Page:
Scottish rocket company Skyrora reaches key engine testing milestone


UK rocket company, Skyrora, has conducted a series of static test fires of its 3rd stage Low Earth Orbit engine including a vacuum chamber test designed to replicate space-like conditions.

A total of 100 successful test firings have been conducted by the company at its Engine Test Complex located in Fife, Scotland. Skyrora said that the engine, which will be used in its three-stage orbital launcher Skyrora XL, has passed all the necessary test criteria on schedule for Skyrora XL’s planned first launch in 2023.

Skyrora’s Low Earth Orbit (LEO) engine has been designed to be capable of re-igniting numerous amounts of times in orbit. This will enable it to deliver payloads into different altitudes and phases, as required for the mission and acting as a ‘taxi’ service to satellite customers.

Head of engineering, Dr Jack-James Marlow said, “These tests were a fundamental step for our verification programme for the third stage LEO engine, which makes us a stage closer to fully developing our polar orbital vehicle, Skyrora XL. We designed and manufactured a vacuum tube to allow us to lower ambient pressure conditions to approximately 10% of sea level. This is a great technological achievement for Skyrora.”

The primary purpose of Skyrora’s test programme was to verify the life-time cycle according to European Space Agency (ESA) standards for their 3.5kN LEO engine, as well as testing vacuum configuration, operational envelope limits and Thrust Vector Control (TVC). This meant that the engine was fired three times longer than a normal mission required, while also conducting a number of re-ignitions.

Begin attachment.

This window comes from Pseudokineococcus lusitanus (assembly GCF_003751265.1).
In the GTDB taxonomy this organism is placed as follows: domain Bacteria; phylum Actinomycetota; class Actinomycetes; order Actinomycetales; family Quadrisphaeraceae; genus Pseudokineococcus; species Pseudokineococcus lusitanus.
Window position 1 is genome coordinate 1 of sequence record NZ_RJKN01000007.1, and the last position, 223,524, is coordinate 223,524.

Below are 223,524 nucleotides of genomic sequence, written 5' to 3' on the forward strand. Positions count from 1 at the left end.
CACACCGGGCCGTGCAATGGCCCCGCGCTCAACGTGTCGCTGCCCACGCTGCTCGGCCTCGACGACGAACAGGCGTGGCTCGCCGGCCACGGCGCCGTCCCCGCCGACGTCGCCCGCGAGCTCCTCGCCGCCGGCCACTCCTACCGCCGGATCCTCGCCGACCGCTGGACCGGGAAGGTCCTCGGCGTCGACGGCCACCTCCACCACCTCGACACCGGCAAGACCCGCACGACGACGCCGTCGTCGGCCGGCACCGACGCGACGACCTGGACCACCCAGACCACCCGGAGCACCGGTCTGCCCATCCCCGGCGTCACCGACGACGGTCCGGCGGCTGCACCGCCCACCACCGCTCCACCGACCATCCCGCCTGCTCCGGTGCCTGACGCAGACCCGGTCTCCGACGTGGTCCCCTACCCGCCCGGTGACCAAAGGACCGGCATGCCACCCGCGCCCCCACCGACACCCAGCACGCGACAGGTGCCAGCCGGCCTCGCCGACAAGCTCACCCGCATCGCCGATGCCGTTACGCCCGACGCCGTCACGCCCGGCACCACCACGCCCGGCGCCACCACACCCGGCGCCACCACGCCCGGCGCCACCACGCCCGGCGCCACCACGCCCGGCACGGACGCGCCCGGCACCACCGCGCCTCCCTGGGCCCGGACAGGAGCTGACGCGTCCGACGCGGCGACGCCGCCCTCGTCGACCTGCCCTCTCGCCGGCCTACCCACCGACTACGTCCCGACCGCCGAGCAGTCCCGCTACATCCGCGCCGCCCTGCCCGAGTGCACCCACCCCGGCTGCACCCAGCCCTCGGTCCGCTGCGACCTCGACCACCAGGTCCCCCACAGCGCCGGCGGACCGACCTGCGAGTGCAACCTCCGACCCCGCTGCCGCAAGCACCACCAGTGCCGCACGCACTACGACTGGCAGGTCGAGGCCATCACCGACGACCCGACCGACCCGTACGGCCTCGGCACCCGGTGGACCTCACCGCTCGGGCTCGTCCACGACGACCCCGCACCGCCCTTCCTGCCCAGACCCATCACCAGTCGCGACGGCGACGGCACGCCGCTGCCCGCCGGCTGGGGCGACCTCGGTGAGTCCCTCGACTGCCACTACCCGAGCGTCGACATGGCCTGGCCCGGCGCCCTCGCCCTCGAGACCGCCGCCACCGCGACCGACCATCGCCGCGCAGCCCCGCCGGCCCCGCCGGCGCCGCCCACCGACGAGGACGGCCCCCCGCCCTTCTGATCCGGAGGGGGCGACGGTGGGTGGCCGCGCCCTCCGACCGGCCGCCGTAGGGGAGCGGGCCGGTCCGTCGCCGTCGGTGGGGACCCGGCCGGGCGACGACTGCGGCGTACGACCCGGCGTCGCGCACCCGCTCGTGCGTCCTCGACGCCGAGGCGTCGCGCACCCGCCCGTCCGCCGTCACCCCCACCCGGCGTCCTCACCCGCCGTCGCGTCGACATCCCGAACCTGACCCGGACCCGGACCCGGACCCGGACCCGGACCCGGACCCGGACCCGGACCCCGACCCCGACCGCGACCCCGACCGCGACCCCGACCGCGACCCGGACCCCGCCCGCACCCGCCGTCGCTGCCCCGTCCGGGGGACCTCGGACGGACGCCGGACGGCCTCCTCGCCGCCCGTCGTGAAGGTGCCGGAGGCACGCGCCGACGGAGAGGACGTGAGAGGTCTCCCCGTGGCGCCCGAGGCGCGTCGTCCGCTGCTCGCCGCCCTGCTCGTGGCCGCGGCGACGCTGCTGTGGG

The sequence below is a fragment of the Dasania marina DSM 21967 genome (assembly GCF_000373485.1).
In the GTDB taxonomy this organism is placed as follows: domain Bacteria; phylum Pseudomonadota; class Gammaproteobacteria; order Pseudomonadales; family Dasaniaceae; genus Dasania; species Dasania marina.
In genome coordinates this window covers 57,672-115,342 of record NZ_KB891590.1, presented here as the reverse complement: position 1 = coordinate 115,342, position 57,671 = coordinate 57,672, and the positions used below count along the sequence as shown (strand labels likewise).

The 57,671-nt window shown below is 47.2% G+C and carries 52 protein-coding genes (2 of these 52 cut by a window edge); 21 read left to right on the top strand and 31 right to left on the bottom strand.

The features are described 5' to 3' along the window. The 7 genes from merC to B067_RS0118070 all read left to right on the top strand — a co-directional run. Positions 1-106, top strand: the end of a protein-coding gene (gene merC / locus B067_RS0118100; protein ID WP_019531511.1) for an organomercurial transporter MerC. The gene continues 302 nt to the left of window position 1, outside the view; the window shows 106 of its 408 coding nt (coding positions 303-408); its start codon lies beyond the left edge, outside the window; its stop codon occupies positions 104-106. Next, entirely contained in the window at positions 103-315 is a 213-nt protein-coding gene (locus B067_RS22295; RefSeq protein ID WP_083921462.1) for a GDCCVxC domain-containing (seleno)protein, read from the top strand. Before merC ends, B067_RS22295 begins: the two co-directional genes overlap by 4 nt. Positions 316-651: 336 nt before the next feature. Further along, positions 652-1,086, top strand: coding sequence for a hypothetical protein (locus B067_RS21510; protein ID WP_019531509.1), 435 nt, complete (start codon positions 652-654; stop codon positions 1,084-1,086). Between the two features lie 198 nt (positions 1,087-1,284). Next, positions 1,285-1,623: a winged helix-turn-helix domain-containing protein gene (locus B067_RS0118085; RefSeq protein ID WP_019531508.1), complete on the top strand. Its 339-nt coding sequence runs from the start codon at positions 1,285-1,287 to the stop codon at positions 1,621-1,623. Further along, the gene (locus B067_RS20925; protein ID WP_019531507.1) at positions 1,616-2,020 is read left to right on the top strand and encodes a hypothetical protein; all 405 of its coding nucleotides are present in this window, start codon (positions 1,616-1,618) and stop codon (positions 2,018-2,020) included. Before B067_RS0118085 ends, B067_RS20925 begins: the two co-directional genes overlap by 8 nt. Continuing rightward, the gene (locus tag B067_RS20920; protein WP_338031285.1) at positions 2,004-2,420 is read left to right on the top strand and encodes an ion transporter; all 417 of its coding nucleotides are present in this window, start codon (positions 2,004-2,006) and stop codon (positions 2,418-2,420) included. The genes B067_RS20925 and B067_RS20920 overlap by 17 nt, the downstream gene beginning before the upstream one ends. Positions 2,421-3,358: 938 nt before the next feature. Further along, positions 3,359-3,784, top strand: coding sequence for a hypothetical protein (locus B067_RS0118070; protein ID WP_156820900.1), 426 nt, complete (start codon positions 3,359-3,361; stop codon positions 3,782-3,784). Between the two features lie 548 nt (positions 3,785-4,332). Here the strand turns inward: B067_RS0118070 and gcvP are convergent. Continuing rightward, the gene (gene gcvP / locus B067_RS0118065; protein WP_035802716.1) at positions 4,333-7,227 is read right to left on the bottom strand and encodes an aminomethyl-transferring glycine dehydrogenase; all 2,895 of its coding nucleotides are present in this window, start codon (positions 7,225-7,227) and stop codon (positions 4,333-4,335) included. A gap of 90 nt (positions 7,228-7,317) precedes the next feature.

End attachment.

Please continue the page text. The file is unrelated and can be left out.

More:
A major accomplishment for the Scotland-based company during these 100 tests was that Skyrora’s LEO engine achieved 1,500 seconds of operation within 20 firing tests under vacuum conditions. Skyrora used a gas-dynamic tube, designed and manufactured in-house, to provide the necessary low-pressure environment, as the engine is to be operated in the upper atmosphere.

The 3.5kN engine has the capability to restart in orbit because of the Hydrogen Peroxide system it will use. It is this element that makes it suitable as an orbital manoeuvring unit or a space tug. The functionality of an orbital manoeuvring unit or space tug could include a range of tasks, from space debris removal to aiding in a moon mission.

Skyrora also plans for its launch vehicles, Skylark L and Skyrora XL to use kerosene-equivalent fuel derived from unrecyclable plastic waste called Ecosene as their rocket propellant. Ecosene was sucessfully tested on the LEO engine during  January 2020.

The next step for Skyrora is to develop the 70kN engine that will be installed on the first and second stage of the commercial-class orbital vehicle, Skyrora XL. Skyrora is also looking at launch options and locations for their suborbital vehicle “Skylark L”.

Skyrora has already signed over 23 letters of intent with interested customers and is planning to have a launch service agreement in place within the next six months. The company anticipates the creation of up to 170 jobs in  Scotland in the coming years.

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Ben has worked as a journalist and editor, covering technology, engineering and industry for the last 20 years. Initially writing about subjects from nuclear submarines to autonomous cars to future design and manufacturing technologies, he was editor of a leading UK-based engineering magazine before becoming editor of Aerospace Testing in 2017.

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